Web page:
In this new series we ask farmers, project leaders, NGO’s, journalists, policy makers, funders and others we’ve met during our research, where they would like to see more agriculture funding directed. In this post, Jan Nijhoff, who works with the Common Market for Eastern and South Africa (COMESA) and Michigan State University in Lusaka, Zambia, explains why reaching the MDG #1—the goal of halving both the number of people who earn less than a dollar a day and the number of hungry people worldwide by 2015—will require African governments to spend 10 percent of their annual budgets on agricultural development.
MSU has been working in Africa with government research institutes and regional economic groups for the past 30 years, “dissecting the agriculture sector” and advising how to improve trade and identify the best investment opportunities, explains Jan Nijhoff, program coordinator of Michigan State University’s COMESA program
Through its Guiding Investments for Sustainable Agriculture Markets in Africa (GISAMA) project, supported by the Bill & Melinda Gates Foundation, COMESA/MSU is helping funders determine where their money should go. They’re looking at things like the structure of commodity markets, as well as dissecting agricultural value chains to identify investment opportunities and needs. Through research done by both MSU and African researchers, COMESA/MSU will provide a “more evidence-based foundation for grants,” says Jan.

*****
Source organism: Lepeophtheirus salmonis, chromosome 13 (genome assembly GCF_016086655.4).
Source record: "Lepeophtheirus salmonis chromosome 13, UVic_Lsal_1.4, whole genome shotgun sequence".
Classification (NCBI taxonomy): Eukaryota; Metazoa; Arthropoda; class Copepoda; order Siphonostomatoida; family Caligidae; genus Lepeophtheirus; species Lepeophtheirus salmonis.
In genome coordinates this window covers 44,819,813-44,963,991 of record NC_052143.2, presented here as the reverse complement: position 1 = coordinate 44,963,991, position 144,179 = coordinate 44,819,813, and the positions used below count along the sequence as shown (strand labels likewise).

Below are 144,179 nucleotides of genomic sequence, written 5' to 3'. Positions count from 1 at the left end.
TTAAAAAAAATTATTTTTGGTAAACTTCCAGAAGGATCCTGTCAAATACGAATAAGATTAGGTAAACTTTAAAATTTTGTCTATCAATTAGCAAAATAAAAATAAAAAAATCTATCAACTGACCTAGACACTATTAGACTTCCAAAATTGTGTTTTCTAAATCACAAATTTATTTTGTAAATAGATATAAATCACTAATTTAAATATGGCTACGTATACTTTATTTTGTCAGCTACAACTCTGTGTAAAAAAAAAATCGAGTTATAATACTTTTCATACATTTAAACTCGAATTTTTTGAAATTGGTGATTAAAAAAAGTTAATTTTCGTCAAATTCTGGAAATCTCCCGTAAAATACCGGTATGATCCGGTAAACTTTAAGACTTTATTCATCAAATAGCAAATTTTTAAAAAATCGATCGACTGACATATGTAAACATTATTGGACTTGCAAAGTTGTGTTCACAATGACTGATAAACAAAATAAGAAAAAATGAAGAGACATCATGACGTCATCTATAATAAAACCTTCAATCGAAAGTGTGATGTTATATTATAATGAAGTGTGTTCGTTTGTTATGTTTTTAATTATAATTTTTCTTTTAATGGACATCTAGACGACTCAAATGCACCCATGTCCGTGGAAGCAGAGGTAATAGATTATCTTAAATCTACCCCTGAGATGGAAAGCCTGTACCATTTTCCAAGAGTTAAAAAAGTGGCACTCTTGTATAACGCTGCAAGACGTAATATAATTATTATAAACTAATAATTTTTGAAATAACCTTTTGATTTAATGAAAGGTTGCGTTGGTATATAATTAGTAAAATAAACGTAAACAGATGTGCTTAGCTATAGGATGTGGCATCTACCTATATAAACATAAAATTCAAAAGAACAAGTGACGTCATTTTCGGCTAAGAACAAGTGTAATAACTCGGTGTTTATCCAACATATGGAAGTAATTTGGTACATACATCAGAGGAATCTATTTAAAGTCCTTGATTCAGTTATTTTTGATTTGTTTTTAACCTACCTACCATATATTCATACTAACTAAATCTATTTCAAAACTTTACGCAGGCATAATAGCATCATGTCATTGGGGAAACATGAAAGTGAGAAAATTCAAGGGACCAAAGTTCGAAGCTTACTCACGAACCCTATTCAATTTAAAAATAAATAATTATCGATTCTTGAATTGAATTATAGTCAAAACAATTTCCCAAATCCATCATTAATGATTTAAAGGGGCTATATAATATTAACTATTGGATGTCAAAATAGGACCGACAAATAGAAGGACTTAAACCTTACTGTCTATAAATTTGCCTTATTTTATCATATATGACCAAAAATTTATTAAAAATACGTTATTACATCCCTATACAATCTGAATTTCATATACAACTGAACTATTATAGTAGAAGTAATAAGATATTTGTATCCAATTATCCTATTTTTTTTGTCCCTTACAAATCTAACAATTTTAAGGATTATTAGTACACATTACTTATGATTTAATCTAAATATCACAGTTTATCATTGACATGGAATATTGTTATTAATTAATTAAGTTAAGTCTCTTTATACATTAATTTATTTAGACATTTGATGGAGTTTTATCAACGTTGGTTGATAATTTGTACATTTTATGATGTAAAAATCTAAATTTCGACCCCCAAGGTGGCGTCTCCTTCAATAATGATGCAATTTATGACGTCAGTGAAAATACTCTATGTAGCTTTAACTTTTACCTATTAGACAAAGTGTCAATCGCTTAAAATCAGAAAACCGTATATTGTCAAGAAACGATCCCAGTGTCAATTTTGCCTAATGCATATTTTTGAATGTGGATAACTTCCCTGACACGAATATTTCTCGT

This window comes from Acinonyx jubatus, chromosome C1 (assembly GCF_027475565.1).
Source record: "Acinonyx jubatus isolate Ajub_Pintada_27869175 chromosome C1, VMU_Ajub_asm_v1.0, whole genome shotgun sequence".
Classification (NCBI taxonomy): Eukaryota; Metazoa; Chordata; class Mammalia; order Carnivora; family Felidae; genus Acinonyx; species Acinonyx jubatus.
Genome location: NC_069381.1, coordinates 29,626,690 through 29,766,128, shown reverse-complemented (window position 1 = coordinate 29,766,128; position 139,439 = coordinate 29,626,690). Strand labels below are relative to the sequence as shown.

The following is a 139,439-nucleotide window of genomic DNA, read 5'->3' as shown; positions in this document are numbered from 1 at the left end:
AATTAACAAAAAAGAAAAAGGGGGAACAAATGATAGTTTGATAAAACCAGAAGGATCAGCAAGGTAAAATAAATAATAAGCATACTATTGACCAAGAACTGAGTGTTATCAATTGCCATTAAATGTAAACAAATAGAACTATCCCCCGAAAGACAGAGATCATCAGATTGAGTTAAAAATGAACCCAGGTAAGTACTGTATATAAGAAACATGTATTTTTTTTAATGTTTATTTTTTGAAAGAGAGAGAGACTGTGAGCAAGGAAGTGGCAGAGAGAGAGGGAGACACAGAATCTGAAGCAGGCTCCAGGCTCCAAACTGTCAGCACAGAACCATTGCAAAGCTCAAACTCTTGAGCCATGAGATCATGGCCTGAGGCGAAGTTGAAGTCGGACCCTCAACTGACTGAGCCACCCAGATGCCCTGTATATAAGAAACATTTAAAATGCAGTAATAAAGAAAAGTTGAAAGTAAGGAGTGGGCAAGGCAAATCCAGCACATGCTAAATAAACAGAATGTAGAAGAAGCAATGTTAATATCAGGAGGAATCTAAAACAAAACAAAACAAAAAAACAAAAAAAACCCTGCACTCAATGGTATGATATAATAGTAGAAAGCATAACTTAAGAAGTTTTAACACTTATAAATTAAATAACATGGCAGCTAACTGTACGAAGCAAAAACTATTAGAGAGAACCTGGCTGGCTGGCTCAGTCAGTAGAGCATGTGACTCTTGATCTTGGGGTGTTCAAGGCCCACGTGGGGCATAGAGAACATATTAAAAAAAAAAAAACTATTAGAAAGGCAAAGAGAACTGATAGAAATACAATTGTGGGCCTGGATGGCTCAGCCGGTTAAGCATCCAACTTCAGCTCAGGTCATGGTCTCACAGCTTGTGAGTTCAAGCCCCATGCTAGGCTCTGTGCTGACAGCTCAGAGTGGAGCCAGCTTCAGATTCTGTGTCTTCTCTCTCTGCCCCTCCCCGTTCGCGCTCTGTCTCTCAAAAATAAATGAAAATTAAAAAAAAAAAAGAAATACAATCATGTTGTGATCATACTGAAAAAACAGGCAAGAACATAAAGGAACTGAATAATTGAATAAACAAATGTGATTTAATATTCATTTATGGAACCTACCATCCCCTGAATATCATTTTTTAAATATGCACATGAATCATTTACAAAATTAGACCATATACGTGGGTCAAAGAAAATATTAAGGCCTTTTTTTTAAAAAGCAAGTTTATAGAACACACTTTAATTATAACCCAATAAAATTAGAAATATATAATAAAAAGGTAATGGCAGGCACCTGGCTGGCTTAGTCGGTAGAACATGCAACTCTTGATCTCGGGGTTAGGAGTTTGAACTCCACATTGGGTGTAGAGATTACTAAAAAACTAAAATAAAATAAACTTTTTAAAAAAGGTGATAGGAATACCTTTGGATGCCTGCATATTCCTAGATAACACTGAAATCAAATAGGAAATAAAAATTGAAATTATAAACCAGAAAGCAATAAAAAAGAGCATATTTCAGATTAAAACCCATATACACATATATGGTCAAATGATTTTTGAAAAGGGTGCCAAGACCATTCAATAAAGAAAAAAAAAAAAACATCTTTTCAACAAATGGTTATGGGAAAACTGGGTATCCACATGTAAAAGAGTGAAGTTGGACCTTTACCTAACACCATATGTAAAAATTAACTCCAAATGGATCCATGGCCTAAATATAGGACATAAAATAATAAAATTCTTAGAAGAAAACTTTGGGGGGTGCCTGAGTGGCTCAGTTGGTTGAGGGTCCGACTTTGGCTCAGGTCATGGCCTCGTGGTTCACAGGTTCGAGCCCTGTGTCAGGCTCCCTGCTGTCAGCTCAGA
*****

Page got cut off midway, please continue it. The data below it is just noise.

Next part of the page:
Ultimately, COMESA’s goals around agriculture are to increase productivity and stimulate the links between agriculture and the private sector. There’s a need, according to Jan, for more public-private partnerships that give fair prices to farmers and consumers—and this, according to COMESA, will require financial support from governments, as well as the opening of borders and encouragement of trade between countries.
To read more about COMESA and their work to improve markets for small scale farmers to alleviate hunger and poverty, see: In Easter and Southern Africa, Improving Trade and Identifying Investment Opportunities, Creating Game Plans for Investment and Policy to Improve Food Security, and Working to Connect Farmers, Researchers, and Policy Makers in Africa.